Fossilised remains of dinosaur sitting on eggs with embryos inside found in China


The fossilised remains of a dinosaur sitting on a nest of eggs, complete with embryos preserved inside, has been unearthed from China, a study has reported.

The find — a world first — is an oviraptorosaur, one of a group of bird-like, theropod dinosaurs that thrived from 130–66 million years ago, during the Cretaceous Period.

According to the experts, the specimen in question was found in 70 million-year-old rocks excavated near the railway station in Ganzhou city, in Jiangxi Province.

The adult oviraptorosaur was partially preserved brooding over the clutch of at least 24 eggs, at least seven of which contain skeletal remains of the unhatched young.

The late-stage development of the embryos allowed the palaeontologists to rule out the possibility that the adult had died while laying its eggs. 

Instead, the find suggests oviraptorosaurs incubated their nests like their modern bird cousins — rather than just guarding their nests in the manner of a crocodile.

This was supported by oxygen isotope analyses of the eggs, which indicated that they were incubated at high temperatures just like modern birds eggs.

The fossilised remains of a dinosaur sitting on a nest of eggs, complete with embryos preserved inside, has been unearthed from China, a study has reported

The adult oviraptorosaur was partially preserved brooding over the clutch of at least 24 eggs, at least seven of which contain skeletal remains of the unhatched young. Pictured: a photograph of the fossilised specimens, left, and in illustration, right

‘This kind of discovery — in essence fossilised behaviour — is the rarest of the rare in dinosaurs,’ said paper author and vertebrate palaeontologist Matthew Lamanna of the Carnegie Museum of Natural History in Pittsburgh, Pennsylvania.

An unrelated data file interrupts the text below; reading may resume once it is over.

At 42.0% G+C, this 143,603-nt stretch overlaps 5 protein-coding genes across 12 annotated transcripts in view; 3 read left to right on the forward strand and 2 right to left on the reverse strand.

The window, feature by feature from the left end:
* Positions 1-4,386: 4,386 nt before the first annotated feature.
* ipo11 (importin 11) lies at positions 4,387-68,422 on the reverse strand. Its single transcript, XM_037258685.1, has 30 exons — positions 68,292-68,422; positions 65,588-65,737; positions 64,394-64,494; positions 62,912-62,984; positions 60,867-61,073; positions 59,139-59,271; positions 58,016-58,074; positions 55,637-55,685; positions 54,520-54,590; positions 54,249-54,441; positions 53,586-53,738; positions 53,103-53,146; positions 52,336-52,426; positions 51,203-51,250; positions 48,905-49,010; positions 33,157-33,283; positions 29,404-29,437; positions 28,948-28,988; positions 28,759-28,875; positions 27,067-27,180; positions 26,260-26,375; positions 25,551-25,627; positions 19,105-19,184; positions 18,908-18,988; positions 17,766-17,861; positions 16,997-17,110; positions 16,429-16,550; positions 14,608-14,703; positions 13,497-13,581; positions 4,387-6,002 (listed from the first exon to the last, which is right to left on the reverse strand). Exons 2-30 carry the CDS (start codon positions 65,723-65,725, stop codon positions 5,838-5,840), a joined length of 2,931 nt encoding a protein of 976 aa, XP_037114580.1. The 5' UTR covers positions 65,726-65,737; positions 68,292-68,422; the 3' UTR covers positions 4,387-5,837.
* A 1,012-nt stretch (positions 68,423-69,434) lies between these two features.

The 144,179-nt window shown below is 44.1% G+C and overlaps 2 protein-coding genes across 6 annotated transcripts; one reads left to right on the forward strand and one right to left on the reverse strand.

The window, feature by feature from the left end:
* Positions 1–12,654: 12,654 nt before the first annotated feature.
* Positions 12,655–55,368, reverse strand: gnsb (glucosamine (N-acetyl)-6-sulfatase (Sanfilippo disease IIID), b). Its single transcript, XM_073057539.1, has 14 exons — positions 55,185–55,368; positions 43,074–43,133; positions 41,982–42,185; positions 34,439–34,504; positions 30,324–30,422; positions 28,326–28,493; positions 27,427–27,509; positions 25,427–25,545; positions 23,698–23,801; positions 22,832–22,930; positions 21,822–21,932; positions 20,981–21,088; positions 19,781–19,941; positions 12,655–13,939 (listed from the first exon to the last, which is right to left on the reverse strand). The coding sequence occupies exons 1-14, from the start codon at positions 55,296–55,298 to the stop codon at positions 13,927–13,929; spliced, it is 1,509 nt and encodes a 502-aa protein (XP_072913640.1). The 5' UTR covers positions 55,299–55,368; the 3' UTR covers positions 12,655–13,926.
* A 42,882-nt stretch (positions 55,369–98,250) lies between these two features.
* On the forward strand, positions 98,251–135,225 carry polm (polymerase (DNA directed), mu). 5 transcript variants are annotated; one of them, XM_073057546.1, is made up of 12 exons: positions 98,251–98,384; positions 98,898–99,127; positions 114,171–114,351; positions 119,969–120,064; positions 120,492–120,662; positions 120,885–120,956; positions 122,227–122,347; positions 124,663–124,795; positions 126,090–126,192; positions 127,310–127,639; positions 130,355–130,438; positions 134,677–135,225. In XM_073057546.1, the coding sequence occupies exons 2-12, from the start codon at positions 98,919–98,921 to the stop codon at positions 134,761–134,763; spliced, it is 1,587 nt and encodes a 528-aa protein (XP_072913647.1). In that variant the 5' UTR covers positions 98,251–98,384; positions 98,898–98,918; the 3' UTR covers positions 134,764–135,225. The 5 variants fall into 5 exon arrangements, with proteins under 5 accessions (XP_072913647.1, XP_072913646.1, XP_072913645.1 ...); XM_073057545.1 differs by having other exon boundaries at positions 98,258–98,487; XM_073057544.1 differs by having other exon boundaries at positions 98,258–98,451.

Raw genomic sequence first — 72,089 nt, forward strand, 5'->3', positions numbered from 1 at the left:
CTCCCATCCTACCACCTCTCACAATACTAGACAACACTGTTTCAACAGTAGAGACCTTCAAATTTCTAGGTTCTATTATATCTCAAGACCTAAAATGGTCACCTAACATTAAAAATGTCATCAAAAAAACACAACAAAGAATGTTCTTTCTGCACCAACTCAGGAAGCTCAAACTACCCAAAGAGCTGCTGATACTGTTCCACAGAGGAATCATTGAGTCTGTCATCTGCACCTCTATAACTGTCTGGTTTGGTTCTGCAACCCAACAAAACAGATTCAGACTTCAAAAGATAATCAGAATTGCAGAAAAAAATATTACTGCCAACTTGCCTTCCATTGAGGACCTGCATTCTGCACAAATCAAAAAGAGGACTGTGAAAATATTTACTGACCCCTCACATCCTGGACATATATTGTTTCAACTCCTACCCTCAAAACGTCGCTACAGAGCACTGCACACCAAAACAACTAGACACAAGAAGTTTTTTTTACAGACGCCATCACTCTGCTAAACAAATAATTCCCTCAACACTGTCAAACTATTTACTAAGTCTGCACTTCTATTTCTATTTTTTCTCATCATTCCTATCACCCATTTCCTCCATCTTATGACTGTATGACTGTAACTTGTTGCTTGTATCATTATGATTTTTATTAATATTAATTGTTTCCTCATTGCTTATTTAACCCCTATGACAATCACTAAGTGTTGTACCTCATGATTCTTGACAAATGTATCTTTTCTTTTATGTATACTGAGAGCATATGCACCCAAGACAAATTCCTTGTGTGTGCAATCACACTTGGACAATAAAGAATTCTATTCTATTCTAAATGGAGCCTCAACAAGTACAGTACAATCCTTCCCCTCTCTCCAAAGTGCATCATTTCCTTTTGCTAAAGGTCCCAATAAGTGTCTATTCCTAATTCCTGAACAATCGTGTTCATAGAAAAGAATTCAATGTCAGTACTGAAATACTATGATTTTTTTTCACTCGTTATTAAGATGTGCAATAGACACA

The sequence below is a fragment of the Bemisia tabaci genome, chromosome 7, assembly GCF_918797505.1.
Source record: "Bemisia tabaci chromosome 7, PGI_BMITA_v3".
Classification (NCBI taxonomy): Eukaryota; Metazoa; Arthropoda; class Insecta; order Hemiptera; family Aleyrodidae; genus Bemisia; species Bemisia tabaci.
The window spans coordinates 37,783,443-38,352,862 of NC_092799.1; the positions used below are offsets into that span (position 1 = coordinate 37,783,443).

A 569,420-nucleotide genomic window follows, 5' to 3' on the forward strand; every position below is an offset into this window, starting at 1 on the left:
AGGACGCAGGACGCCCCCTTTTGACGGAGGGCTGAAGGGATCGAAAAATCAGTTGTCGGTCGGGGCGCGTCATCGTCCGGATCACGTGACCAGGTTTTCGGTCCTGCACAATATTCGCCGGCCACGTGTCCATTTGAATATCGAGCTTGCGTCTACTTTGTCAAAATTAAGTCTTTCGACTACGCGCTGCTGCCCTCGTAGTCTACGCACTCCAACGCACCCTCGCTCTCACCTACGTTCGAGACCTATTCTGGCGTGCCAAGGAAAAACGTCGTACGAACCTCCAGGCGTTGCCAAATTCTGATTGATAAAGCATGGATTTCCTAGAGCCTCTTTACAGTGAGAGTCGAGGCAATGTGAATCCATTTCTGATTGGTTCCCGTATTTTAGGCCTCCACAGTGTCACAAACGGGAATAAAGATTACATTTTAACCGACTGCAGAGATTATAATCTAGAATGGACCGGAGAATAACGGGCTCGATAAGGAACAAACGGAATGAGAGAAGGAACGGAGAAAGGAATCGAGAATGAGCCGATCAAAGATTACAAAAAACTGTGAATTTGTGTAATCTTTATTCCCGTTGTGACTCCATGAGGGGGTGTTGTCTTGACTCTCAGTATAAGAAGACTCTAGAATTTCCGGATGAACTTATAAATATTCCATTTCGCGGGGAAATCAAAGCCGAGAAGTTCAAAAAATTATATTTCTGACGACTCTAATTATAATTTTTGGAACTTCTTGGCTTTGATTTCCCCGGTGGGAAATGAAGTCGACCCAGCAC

‘Though a few adult oviraptorids have been found on nests of their eggs before, no embryos have ever been found inside those eggs.’

‘In the new specimen, the babies were almost ready to hatch, which tells us beyond a doubt that this oviraptorid had tended its nest for quite a long time.’

‘This dinosaur was a caring parent that ultimately gave its life while nurturing its young,’ he concluded.

Analysis of the fossil embryos revealed that, while all were well-developed, some had reached a more mature stage than others suggesting that, had they not been buried and fossilised, they would likely have hatched at slightly different times.

This characteristic — which experts dub ‘asynchronous hatching’ — appears to have evolved independently in oviraptorid dinosaurs and some modern birds, the researchers explained.

The team also found a cluster of pebbles preserved in the adult oviraptorid’s abdominal region, which they said are gastroliths, or ‘stomach stones’, which would have been swallowed to help the dinosaur digest its food.

This is the first time that verified gastroliths have been found preserved in a fossilised oviraptorid and thus may lead to new insights about their diets.

The late-stage development of the embryos allowed the palaeontologists to rule out the possibility that the adult had died while laying its eggs. Instead, the find suggests oviraptorosaurs incubated their nests like their modern bird cousins — rather than just guarding their nests in the manner of a crocodile. Pictured, a cutaway diagram of the adult oviraptorosaur skeleton (with preserved bones in white) brooding its egg clutch